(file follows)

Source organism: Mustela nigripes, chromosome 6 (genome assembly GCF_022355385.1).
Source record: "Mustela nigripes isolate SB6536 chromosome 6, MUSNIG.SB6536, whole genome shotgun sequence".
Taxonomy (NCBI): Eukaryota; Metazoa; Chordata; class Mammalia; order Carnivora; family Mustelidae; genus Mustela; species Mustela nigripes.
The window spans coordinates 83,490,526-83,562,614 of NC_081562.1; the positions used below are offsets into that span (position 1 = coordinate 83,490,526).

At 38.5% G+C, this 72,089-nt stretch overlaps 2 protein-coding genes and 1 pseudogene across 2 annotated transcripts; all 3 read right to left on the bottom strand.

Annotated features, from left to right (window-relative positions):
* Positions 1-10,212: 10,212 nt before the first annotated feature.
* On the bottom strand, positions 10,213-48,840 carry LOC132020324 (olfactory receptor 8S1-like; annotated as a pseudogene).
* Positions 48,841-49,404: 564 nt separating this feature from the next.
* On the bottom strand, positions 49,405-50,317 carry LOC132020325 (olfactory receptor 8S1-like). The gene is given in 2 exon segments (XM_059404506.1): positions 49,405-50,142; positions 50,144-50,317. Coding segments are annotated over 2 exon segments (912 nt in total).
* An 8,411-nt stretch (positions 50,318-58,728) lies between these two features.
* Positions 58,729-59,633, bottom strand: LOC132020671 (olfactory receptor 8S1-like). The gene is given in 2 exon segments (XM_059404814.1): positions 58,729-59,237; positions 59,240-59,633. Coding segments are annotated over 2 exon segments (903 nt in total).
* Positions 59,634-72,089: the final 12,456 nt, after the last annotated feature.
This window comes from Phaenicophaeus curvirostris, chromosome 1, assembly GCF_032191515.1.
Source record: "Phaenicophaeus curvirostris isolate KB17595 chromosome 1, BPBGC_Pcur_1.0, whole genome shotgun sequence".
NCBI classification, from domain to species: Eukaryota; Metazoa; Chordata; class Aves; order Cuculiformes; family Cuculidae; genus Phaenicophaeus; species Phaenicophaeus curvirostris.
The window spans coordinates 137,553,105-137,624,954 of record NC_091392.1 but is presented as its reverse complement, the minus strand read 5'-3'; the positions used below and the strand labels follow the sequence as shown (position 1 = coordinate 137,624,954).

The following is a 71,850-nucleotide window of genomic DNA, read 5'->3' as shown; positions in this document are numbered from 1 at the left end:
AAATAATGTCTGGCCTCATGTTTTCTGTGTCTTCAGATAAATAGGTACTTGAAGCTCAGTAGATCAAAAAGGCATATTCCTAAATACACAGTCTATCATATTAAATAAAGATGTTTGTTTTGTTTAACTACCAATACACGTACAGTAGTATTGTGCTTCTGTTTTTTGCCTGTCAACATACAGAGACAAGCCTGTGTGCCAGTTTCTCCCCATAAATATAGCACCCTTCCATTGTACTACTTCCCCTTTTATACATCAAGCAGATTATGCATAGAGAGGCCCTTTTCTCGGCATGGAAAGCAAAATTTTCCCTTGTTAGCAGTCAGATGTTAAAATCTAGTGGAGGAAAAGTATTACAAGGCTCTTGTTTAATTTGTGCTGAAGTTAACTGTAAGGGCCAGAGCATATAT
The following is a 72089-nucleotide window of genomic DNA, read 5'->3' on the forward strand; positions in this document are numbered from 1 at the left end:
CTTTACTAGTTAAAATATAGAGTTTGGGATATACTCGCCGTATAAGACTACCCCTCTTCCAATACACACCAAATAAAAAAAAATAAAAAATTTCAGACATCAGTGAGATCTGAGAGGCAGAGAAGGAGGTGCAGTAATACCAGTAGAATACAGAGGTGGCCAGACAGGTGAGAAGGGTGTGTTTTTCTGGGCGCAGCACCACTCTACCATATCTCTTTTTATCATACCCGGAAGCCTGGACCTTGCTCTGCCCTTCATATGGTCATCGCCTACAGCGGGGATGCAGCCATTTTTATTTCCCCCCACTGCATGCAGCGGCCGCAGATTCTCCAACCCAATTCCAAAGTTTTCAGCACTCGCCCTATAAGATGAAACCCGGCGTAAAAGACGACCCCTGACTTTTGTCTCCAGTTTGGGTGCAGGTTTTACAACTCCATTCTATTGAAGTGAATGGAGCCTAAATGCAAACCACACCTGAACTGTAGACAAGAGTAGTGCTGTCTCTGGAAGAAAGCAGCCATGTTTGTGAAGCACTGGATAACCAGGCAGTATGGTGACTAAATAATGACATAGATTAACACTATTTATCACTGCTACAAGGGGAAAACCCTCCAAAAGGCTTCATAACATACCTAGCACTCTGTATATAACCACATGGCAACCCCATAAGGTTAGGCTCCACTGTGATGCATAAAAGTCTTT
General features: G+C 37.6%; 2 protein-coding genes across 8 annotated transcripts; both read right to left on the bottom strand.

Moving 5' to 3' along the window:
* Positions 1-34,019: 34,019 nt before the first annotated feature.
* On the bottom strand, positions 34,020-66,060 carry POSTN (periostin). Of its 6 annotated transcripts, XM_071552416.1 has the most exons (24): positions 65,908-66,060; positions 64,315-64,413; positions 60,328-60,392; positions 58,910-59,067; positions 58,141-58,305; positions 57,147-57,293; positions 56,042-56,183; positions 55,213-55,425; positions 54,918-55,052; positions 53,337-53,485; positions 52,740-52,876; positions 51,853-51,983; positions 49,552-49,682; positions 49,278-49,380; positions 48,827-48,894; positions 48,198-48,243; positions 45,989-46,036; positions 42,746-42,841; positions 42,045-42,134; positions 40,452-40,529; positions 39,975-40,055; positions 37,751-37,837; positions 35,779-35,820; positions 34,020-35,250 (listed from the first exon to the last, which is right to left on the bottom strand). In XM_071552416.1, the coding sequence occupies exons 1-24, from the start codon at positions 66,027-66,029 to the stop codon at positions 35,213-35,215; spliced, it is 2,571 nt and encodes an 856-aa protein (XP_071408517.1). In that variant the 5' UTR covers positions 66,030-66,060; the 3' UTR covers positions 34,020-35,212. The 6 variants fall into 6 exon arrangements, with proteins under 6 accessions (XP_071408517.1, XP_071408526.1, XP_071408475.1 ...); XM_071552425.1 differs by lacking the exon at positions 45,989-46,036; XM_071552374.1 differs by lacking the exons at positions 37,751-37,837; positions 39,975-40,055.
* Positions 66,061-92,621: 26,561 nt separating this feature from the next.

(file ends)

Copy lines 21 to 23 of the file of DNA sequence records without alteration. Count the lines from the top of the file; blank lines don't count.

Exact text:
CTTTACTAGTTAAAATATAGAGTTTGGGATATACTCGCCGTATAAGACTACCCCTCTTCCAATACACACCAAATAAAAAAAAATAAAAAATTTCAGACATCAGTGAGATCTGAGAGGCAGAGAAGGAGGTGCAGTAATACCAGTAGAATACAGAGGTGGCCAGACAGGTGAGAAGGGTGTGTTTTTCTGGGCGCAGCACCACTCTACCATATCTCTTTTTATCATACCCGGAAGCCTGGACCTTGCTCTGCCCTTCATATGGTCATCGCCTACAGCGGGGATGCAGCCATTTTTATTTCCCCCCACTGCATGCAGCGGCCGCAGATTCTCCAACCCAATTCCAAAGTTTTCAGCACTCGCCCTATAAGATGAAACCCGGCGTAAAAGACGACCCCTGACTTTTGTCTCCAGTTTGGGTGCAGGTTTTACAACTCCATTCTATTGAAGTGAATGGAGCCTAAATGCAAACCACACCTGAACTGTAGACAAGAGTAGTGCTGTCTCTGGAAGAAAGCAGCCATGTTTGTGAAGCACTGGATAACCAGGCAGTATGGTGACTAAATAATGACATAGATTAACACTATTTATCACTGCTACAAGGGGAAAACCCTCCAAAAGGCTTCATAACATACCTAGCACTCTGTATATAACCACATGGCAACCCCATAAGGTTAGGCTCCACTGTGATGCATAAAAGTCTTT
General features: G+C 37.6%; 2 protein-coding genes across 8 annotated transcripts; both read right to left on the bottom strand.

Moving 5' to 3' along the window: